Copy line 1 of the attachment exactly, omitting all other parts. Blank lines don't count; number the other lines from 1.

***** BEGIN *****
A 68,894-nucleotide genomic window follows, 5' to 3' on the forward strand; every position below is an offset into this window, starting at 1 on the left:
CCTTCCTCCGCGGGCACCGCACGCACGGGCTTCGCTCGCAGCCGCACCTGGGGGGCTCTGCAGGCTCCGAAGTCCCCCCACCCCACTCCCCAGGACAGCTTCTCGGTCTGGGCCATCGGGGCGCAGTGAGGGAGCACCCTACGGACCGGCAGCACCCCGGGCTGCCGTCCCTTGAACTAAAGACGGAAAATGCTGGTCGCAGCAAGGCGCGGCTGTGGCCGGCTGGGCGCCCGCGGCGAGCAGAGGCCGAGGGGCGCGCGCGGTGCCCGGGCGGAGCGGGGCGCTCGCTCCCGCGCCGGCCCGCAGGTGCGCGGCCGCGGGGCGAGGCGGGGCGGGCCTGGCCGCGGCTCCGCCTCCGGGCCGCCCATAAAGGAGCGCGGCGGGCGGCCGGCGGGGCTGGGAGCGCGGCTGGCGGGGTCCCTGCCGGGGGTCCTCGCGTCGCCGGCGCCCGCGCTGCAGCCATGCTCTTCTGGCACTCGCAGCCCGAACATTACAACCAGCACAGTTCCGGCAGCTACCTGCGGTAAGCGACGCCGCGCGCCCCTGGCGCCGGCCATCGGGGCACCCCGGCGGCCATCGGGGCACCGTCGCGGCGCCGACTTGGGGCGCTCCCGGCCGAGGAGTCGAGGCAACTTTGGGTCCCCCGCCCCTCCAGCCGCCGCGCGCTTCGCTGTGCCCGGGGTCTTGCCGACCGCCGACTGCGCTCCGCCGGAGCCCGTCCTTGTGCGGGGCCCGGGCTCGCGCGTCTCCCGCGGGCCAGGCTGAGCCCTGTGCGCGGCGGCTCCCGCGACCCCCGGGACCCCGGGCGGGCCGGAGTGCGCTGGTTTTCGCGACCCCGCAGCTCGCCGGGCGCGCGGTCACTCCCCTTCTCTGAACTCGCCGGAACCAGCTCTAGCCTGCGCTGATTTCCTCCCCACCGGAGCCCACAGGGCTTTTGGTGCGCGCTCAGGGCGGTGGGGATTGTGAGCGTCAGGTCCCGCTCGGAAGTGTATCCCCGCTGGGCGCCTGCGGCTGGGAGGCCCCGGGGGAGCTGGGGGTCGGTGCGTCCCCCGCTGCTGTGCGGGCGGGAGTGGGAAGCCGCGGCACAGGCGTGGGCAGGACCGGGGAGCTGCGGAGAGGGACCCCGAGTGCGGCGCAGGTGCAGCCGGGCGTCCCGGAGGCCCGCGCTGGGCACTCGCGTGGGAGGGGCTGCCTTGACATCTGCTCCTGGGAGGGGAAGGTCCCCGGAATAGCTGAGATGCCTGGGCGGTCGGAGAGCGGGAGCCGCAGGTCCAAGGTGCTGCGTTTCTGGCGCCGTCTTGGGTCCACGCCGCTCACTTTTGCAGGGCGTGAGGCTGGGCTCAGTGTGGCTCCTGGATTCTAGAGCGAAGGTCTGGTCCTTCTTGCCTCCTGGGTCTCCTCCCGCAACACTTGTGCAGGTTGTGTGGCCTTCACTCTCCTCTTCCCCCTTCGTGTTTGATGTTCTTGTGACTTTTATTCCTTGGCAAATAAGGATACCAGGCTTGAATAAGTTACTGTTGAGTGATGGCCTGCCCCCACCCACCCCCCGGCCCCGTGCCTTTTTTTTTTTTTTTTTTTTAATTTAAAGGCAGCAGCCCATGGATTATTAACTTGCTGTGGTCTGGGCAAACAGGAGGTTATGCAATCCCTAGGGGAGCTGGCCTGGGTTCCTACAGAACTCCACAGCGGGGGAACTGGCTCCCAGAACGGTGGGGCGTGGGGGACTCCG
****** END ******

A 68,894-nucleotide genomic window follows, 5' to 3' on the forward strand; every position below is an offset into this window, starting at 1 on the left: